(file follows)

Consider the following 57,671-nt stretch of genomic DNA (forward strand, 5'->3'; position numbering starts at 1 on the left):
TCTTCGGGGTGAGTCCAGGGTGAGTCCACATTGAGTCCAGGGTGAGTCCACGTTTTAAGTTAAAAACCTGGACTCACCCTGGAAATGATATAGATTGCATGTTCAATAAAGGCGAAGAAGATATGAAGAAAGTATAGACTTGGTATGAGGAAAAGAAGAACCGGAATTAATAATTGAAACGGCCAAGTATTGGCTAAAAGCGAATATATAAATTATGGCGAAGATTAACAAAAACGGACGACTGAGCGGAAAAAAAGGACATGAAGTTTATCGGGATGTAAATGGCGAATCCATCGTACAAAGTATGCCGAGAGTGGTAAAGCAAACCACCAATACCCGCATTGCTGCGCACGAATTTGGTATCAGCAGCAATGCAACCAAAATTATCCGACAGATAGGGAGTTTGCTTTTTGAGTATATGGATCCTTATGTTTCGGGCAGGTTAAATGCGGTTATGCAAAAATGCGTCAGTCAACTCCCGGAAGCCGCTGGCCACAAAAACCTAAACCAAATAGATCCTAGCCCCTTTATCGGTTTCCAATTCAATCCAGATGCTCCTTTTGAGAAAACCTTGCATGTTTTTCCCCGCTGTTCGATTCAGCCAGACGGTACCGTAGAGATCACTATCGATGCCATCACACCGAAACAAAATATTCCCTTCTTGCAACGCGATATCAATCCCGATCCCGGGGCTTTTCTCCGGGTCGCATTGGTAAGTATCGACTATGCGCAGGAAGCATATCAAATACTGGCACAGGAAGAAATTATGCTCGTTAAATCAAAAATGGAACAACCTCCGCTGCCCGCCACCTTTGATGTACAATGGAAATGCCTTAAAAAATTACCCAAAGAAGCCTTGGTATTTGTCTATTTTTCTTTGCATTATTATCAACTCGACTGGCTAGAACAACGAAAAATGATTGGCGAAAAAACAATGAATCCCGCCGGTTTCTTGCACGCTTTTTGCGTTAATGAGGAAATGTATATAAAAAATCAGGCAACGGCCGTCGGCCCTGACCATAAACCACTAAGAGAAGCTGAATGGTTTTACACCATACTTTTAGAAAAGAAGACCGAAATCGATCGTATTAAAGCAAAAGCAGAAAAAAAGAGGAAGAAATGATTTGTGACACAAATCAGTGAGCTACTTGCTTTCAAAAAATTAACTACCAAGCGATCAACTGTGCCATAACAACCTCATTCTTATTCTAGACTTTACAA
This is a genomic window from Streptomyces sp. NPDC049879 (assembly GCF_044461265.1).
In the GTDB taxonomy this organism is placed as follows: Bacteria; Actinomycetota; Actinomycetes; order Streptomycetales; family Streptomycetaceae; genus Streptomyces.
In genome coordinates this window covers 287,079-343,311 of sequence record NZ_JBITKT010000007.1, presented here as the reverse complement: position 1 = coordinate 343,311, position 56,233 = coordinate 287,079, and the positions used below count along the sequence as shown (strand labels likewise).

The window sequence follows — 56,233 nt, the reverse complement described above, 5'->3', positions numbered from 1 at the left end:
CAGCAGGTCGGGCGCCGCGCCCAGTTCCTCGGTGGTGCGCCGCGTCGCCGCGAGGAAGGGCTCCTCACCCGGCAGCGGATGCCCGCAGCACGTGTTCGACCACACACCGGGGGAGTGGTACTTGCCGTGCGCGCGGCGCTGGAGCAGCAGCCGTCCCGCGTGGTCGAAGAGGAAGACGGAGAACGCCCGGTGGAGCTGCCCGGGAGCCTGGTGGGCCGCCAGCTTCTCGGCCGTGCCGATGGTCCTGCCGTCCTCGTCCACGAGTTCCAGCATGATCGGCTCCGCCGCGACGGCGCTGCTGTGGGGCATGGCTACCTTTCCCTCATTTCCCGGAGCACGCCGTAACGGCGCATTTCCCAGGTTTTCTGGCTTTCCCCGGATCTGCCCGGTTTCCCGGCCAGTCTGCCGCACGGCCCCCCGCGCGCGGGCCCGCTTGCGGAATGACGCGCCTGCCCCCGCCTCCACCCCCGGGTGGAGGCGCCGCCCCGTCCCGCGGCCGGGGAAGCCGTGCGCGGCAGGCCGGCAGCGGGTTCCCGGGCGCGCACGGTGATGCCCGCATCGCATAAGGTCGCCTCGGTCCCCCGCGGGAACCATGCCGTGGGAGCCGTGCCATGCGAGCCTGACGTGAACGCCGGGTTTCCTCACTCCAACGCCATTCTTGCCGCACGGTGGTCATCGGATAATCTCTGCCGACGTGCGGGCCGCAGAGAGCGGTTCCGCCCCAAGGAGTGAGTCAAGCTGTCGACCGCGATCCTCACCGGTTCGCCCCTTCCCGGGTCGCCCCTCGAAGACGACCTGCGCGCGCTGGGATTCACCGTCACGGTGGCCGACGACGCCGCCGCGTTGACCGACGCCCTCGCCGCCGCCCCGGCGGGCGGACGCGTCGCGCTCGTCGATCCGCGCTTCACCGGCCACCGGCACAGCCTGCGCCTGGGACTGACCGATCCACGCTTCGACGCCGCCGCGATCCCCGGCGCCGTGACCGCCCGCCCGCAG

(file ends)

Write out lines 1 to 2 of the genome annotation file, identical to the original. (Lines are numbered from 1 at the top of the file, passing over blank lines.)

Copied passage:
Consider the following 57,671-nt stretch of genomic DNA (forward strand, 5'->3'; position numbering starts at 1 on the left):
TCTTCGGGGTGAGTCCAGGGTGAGTCCACATTGAGTCCAGGGTGAGTCCACGTTTTAAGTTAAAAACCTGGACTCACCCTGGAAATGATATAGATTGCATGTTCAATAAAGGCGAAGAAGATATGAAGAAAGTATAGACTTGGTATGAGGAAAAGAAGAACCGGAATTAATAATTGAAACGGCCAAGTATTGGCTAAAAGCGAATATATAAATTATGGCGAAGATTAACAAAAACGGACGACTGAGCGGAAAAAAAGGACATGAAGTTTATCGGGATGTAAATGGCGAATCCATCGTACAAAGTATGCCGAGAGTGGTAAAGCAAACCACCAATACCCGCATTGCTGCGCACGAATTTGGTATCAGCAGCAATGCAACCAAAATTATCCGACAGATAGGGAGTTTGCTTTTTGAGTATATGGATCCTTATGTTTCGGGCAGGTTAAATGCGGTTATGCAAAAATGCGTCAGTCAACTCCCGGAAGCCGCTGGCCACAAAAACCTAAACCAAATAGATCCTAGCCCCTTTATCGGTTTCCAATTCAATCCAGATGCTCCTTTTGAGAAAACCTTGCATGTTTTTCCCCGCTGTTCGATTCAGCCAGACGGTACCGTAGAGATCACTATCGATGCCATCACACCGAAACAAAATATTCCCTTCTTGCAACGCGATATCAATCCCGATCCCGGGGCTTTTCTCCGGGTCGCATTGGTAAGTATCGACTATGCGCAGGAAGCATATCAAATACTGGCACAGGAAGAAATTATGCTCGTTAAATCAAAAATGGAACAACCTCCGCTGCCCGCCACCTTTGATGTACAATGGAAATGCCTTAAAAAATTACCCAAAGAAGCCTTGGTATTTGTCTATTTTTCTTTGCATTATTATCAACTCGACTGGCTAGAACAACGAAAAATGATTGGCGAAAAAACAATGAATCCCGCCGGTTTCTTGCACGCTTTTTGCGTTAATGAGGAAATGTATATAAAAAATCAGGCAACGGCCGTCGGCCCTGACCATAAACCACTAAGAGAAGCTGAATGGTTTTACACCATACTTTTAGAAAAGAAGACCGAAATCGATCGTATTAAAGCAAAAGCAGAAAAAAAGAGGAAGAAATGATTTGTGACACAAATCAGTGAGCTACTTGCTTTCAAAAAATTAACTACCAAGCGATCAACTGTGCCATAACAACCTCATTCTTATTCTAGACTTTACAA